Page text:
Put AI to Work
April 15-18, 2019
New York, NY
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Make music composing easier for amateurs: A hybrid machine learning approach

Baohong Sun (Cheung Kong Graduate School of Business)
4:55pm5:35pm Thursday, April 18, 2019
Interacting with AI
Location: Regent Parlor
Secondary topics:  AI case studies, Models and Methods

Who is this presentation for?

  • Entrepreneurs and those interested in computer-aided music making



Prerequisite knowledge

  • Familiarity with music theory (useful but not required)

What you'll learn

  • Explore a framework that unifies hidden Markov models and deep learn algorithms (RNN) with modeling components that consider long-term memory and semantics of music


Creating your own musical pieces is one of the most wonderful ways of enjoying music, but many lack the basic musical skills to do so. Andrew Caosun discusses a neural hidden Markov model (NHMM)—a hybrid of a hidden Markov process and a convolutional neural network algorithm with LSTM. This model takes users’ original musical ideas, automatically modifies the input, and generates musically appropriate melodies as output.

The model is extended to allow users to specify magnitude of revision, duration of music segment to be revised, choice of music genres, popularity of songs, and cocreation of songs in social settings. These extensions enhance user understanding of music knowledge, enrich their experience of self-music learning, and enable social aspects of music making. The model is trained using Columbia’s publicly available Million Songs Dataset.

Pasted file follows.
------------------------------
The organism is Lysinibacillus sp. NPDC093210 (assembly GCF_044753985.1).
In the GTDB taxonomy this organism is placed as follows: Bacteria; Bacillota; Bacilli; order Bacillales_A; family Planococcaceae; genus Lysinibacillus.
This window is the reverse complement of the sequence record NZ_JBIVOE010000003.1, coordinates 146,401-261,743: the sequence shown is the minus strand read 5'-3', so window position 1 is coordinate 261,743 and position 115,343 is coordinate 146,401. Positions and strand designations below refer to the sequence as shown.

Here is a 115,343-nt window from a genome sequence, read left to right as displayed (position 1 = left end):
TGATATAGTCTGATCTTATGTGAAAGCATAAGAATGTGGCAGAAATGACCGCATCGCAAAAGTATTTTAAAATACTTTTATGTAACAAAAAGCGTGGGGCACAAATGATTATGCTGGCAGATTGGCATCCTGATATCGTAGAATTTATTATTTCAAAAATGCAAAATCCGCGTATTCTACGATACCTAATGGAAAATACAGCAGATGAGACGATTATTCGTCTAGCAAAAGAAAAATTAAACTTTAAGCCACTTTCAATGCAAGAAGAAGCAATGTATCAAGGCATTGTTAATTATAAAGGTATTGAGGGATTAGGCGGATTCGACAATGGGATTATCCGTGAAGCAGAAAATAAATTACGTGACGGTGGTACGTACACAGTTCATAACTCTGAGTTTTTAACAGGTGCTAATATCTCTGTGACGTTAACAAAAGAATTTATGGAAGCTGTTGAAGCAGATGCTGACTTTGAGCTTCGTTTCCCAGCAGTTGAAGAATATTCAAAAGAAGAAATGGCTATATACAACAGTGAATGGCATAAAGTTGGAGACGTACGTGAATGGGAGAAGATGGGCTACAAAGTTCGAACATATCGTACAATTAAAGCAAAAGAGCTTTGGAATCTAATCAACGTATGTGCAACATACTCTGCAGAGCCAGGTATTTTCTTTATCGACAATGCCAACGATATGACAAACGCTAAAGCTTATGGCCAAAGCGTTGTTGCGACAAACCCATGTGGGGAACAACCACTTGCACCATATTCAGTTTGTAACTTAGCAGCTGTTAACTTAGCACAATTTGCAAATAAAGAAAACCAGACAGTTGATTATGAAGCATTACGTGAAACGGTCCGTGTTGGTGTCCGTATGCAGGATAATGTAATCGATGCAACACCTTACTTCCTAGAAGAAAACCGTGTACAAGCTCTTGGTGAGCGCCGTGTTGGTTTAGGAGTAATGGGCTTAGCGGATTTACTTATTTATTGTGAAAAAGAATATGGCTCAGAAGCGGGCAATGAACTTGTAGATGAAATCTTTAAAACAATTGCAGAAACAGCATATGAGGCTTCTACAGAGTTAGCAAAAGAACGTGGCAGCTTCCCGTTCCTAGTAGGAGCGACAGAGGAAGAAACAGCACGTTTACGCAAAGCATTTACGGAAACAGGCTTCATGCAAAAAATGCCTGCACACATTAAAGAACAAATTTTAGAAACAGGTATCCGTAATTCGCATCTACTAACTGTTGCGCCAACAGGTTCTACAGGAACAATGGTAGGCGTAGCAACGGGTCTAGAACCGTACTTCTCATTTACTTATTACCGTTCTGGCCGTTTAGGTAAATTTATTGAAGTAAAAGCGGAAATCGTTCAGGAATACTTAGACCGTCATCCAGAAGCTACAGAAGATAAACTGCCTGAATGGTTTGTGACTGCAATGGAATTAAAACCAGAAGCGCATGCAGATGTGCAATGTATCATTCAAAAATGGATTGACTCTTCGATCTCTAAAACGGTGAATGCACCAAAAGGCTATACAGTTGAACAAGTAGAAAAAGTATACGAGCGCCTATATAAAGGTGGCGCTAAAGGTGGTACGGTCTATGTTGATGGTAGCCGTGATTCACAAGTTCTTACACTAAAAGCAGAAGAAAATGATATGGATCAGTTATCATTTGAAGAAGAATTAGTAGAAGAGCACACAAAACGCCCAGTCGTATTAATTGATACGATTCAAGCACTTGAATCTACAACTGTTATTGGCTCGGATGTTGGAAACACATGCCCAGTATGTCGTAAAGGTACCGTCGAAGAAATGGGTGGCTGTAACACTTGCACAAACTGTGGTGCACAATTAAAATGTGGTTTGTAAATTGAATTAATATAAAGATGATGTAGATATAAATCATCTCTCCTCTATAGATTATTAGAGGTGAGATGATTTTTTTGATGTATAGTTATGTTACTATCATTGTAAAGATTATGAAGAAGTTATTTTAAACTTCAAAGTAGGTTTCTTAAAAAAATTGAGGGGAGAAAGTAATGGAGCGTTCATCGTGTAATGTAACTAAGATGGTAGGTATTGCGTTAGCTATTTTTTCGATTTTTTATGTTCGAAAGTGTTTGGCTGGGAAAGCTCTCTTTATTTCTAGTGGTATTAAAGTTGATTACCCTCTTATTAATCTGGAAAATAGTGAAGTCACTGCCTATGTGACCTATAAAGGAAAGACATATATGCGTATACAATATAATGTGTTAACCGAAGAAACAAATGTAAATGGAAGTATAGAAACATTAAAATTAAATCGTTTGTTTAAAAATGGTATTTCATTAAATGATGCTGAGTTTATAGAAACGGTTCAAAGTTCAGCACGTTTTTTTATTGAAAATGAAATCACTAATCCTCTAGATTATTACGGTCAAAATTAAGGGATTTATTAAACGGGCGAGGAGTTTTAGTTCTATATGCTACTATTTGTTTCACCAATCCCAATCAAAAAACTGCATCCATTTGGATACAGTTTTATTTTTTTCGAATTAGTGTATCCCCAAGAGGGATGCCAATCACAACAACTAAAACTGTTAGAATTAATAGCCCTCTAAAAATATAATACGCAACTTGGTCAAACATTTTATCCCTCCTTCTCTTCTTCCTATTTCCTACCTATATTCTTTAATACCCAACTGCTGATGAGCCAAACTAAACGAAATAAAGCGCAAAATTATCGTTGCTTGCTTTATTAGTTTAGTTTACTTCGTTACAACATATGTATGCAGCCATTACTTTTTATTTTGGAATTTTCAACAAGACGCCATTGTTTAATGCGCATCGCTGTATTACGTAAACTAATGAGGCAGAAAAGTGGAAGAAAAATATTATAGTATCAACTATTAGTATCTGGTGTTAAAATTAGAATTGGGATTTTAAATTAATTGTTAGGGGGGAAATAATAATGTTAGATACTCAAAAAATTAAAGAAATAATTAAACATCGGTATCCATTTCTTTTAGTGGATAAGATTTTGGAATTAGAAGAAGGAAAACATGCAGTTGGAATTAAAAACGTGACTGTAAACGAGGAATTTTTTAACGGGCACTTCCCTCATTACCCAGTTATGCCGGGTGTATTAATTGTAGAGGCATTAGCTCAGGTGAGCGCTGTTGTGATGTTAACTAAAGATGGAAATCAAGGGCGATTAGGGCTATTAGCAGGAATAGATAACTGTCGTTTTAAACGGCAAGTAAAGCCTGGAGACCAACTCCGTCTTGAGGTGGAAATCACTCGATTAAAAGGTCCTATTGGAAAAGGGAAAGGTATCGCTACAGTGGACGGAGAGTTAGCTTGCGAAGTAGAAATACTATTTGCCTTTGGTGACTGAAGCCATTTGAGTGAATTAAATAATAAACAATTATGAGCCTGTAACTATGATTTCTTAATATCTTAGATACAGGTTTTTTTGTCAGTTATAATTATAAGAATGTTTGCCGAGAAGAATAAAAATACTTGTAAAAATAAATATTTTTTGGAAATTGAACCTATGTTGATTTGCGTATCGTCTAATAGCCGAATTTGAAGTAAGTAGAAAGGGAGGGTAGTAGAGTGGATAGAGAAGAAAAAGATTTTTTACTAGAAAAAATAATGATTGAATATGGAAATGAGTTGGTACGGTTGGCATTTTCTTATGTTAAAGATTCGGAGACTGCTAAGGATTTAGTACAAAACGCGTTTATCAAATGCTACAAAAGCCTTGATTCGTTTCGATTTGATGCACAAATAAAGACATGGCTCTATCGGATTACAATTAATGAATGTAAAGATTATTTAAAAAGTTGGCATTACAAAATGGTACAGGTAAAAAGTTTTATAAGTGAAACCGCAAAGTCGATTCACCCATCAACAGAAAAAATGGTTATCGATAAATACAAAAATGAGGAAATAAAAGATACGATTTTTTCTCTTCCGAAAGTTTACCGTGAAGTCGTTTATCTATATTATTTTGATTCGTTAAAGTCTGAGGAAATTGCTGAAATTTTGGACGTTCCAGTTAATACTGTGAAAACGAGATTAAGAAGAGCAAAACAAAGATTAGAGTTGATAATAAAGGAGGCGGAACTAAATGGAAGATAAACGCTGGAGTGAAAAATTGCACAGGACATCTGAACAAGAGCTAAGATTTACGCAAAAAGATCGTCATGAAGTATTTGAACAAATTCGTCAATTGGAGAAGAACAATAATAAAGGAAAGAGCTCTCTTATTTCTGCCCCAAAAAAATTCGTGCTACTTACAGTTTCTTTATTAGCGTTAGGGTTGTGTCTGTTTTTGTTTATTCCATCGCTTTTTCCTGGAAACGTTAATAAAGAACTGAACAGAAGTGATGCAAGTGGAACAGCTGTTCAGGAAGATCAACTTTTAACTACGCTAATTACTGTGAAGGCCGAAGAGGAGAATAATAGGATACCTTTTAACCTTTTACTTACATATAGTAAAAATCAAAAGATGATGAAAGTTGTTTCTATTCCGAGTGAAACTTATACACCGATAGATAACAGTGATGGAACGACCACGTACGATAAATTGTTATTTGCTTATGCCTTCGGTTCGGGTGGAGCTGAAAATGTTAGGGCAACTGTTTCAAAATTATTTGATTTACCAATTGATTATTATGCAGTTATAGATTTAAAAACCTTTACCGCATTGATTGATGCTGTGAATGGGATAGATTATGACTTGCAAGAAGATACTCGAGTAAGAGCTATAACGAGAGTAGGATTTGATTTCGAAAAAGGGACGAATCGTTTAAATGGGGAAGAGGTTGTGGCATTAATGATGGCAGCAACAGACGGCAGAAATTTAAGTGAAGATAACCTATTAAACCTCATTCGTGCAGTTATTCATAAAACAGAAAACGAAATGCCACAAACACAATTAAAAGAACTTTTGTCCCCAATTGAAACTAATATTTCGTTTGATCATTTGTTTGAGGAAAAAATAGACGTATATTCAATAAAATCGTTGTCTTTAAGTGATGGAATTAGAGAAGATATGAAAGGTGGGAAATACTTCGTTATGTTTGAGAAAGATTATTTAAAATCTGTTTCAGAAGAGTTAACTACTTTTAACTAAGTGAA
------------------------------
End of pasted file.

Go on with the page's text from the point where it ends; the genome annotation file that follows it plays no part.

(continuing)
Andrew also explains how he and his team designed a mobile application with an intuitive, interactive, and graphical user interface that’s suitable for the elderly and young children. Unlike most existing literature focusing on computer music composing itself, their research and application aim to use computers to aid human composition and enrich music education for those without musical training.

Photo of Baohong Sun

Baohong Sun

Cheung Kong Graduate School of Business

Baohong Sun is the Dean’s Distinguished Chair Professor of Marketing at Cheung Kong Graduate School of Business. Before joining CKGSB, she was the Carnegie Bosch Chair Professor of Marketing at Carnegie Mellon University. She holds a Ph.D. in economics from University of Southern California.
She develops dynamic structural models to investigate consumer response to cross-selling campaigns, loyalty programs, service allocation in service centers, new service channels, optimal design of subscription pricing, dynamic and proactive customer information management. Her recent research interest focuses on modeling dynamic and inter-dependent consumer decisions on e-commerce and social media platforms.
Her papers have been nominated for John Little Best Paper Award and Long-Term Impact Award by Informs and won CART Research Frontier Award for Innovative Research at CMU. She won All Star Teaching Awards and was selected Master of MBA teaching. She also won George Leland Bach Teaching Award at CMU. She serves on the editorial boards of Journal of Marketing Research, Marketing Science, Journal of Marketing etc.

Her work and speech have been cited by medias such as the Economist, Wall Street Journal, New York Times, Bloomberg and BBC. She speaks at global conferences such as Summer and Winter Davos.